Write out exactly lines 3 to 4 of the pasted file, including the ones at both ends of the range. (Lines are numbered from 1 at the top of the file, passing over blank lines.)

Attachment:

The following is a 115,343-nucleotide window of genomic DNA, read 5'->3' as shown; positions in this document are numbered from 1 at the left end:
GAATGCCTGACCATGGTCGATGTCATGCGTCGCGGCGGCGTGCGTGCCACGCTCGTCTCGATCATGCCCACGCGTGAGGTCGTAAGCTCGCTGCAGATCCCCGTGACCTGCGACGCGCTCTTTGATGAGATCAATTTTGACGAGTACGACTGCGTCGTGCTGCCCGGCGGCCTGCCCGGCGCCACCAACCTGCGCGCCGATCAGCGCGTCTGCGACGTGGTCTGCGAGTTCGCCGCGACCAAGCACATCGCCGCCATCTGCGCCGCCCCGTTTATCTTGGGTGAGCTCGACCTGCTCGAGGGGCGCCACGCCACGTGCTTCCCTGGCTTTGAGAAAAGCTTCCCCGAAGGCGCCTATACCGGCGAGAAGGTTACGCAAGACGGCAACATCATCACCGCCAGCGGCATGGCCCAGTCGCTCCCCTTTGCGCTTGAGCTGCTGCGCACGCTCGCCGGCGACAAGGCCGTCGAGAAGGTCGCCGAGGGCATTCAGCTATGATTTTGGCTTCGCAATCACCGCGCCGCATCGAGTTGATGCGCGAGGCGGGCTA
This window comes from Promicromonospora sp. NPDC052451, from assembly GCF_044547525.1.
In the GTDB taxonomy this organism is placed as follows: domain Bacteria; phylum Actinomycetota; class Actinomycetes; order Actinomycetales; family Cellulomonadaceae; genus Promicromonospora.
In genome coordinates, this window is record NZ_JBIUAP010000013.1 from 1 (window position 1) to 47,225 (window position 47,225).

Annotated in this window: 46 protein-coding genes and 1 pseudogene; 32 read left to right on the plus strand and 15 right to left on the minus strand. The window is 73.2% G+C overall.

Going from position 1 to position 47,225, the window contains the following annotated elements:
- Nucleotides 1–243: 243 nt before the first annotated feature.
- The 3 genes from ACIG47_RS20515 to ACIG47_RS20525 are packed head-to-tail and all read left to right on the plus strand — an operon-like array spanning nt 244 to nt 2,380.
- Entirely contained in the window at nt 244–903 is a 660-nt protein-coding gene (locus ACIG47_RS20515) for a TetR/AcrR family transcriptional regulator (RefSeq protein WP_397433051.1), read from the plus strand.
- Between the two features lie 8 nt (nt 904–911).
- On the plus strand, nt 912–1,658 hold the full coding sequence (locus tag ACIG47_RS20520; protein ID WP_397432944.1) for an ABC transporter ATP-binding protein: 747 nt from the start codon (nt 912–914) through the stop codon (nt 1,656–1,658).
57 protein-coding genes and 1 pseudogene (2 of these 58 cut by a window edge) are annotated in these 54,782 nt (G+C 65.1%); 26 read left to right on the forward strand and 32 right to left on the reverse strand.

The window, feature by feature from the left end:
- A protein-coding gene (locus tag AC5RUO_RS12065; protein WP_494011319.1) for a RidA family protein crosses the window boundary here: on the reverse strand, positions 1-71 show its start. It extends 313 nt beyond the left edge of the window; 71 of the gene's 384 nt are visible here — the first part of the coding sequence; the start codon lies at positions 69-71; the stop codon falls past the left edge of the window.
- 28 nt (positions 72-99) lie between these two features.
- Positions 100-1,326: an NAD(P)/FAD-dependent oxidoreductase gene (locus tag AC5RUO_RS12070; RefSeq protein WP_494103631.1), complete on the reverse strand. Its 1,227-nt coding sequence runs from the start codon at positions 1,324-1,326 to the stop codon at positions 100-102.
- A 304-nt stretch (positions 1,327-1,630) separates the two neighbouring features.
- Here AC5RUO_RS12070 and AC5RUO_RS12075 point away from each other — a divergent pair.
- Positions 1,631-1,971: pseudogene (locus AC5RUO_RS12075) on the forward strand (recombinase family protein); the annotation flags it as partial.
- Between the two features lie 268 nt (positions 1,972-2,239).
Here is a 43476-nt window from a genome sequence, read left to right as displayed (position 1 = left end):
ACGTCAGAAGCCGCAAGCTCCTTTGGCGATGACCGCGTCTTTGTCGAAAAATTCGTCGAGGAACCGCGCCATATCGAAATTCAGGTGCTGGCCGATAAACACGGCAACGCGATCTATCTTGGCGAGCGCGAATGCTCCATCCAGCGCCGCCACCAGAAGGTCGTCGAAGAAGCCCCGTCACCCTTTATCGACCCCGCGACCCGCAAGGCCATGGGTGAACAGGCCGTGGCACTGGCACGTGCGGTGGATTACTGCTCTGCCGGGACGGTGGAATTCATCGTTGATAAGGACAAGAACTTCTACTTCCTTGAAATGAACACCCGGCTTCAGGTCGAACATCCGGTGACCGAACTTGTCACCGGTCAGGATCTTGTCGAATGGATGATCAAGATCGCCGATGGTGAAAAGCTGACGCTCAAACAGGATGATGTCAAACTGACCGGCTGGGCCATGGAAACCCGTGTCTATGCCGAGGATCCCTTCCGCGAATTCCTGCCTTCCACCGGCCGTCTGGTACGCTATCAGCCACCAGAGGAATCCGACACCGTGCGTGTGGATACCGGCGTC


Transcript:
This window comes from Promicromonospora sp. NPDC052451, from assembly GCF_044547525.1.
In the GTDB taxonomy this organism is placed as follows: domain Bacteria; phylum Actinomycetota; class Actinomycetes; order Actinomycetales; family Cellulomonadaceae; genus Promicromonospora.